Online Pornography

Pornography is ‘writing, pictures, films, etc. designed to stimulate sexual excitement’.

These can be viewed online and offline, either intentionally or by accident, which can influence how young people think about sex, relationships and their own body image. 

What are the key risks?

Being curious about sex and relationships is a natural part of growing up but viewing pornography can affect young people in different ways. 

Young people could experience a range of different risks from viewing pornographic images and videos as they can portray:

  • unrealistic expectations of body image and performance, which could leave young people questioning their own shape, size and overall appearance
  • more casual attitudes towards sex and relationships which don't reflect messages about love and consent
  • more risky or violent sexual behaviour, which if seen without appropriate relationship and sex education might leave a young person with a warped attitude towards the sexual behaviour they expect to experience 
  • unrealistic attitudes towards gender roles and identities in relationships; often showing women as always 'up for it' and men as dominant 
  • adult, violent or discriminatory language about sexual behaviour, relationships and gender

Viewing pornography for the first time could be both accidental and on purpose, with peer pressure and social influence playing a big role in how and when it might happen. Research conducted by the NSPCC and Children's Commissioner found that 46% of young people had seen online pornography for the first time because it “just popped up”, as opposed to 22% who reported being shown it by others and 22% who searched for it themselves. Young people may also encounter pornography online by simply misspelling a search term or URL and ending up on a pornographic site. This may be because some mis-spelt URLs are created to capture an audience looking for the more official or well known sites they are trying to mimick, and may populate their sites with a variety of different content ranging from advertising to adult content.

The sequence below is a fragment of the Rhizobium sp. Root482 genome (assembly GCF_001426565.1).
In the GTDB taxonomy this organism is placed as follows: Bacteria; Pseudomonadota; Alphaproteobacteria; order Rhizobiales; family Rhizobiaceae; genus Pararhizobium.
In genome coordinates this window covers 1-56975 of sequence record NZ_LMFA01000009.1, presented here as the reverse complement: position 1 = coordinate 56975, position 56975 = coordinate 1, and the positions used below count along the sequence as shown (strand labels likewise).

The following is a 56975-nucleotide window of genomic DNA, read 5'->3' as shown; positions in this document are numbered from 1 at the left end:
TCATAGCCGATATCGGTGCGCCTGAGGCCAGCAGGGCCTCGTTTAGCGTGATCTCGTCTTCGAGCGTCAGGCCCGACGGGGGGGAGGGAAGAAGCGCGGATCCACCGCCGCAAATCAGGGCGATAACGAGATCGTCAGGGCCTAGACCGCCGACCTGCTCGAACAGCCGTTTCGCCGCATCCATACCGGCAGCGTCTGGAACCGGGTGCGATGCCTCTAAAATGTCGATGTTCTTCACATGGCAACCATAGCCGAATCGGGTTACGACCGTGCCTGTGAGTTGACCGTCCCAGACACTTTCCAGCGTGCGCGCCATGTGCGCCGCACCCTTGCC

Where does the law stand?

  • Understand the law Open or Close

    While most pornography is legal, there are some categories of pornography that are illegal, for example child abuse images, and pornography that involves animals and extreme violence.

    Children and young people might stumble across this, seek it out, or they may have been shown it by a friend.

    It is important to help them to understand what types of pornography are illegal, and make sure they know how to report anything. Explain that watching this content can have serious consequences, for example, you can be arrested or prevented from working with children.

    Report illegal pornography to the IWF: www.iwf.org.uk/report

  • Age Verification Open or Close

    Under the Digital Economy Act 2017, all online commercial pornography services accessible from the UK will be required to carry age-verification tools to prevent children from seeing content which isn’t appropriate for them. This comes into force 15 July 2019.

    Key facts:

    • All commercial pornography sites must use age-verification software of some kind to establish that the user is over the age of 18 and block under 18s from accessing their content
    • The British Board of Film and Classification (BBFC), will oversee the implementation of the regulations
    • Internet service providers will be forced to block any websites that do not comply

How can I support young people?

Here are our 5 top tips for supporting young people:

  1. Remain non-judgemental - it is important that young people feel they can discuss sensitive topics openly and without judgement and to acknowledge that it is ok to feel curious about sex
  2. Be age appropriate - discussions about sex and relationships should always be approached in an age appropriate, open and factual way
  3. Challenge unrealistic expectations - support young people in critiquing the messages portrayed in pornography and understanding what is a healthy relationship and attitude towards sexual behaviour and consent 
  4. Develop strategies - support young people in developing strategies for resisting peer pressure and tackling situations where pornography is being shared around their peers
  5. Signpost to support and guidance - ensure young people know where to access support from within school, home and via support charities as well as where to access reliable information about sex, puberty and relationships 

Resources to support you in talking about pornography and concerning online sexual behaviour: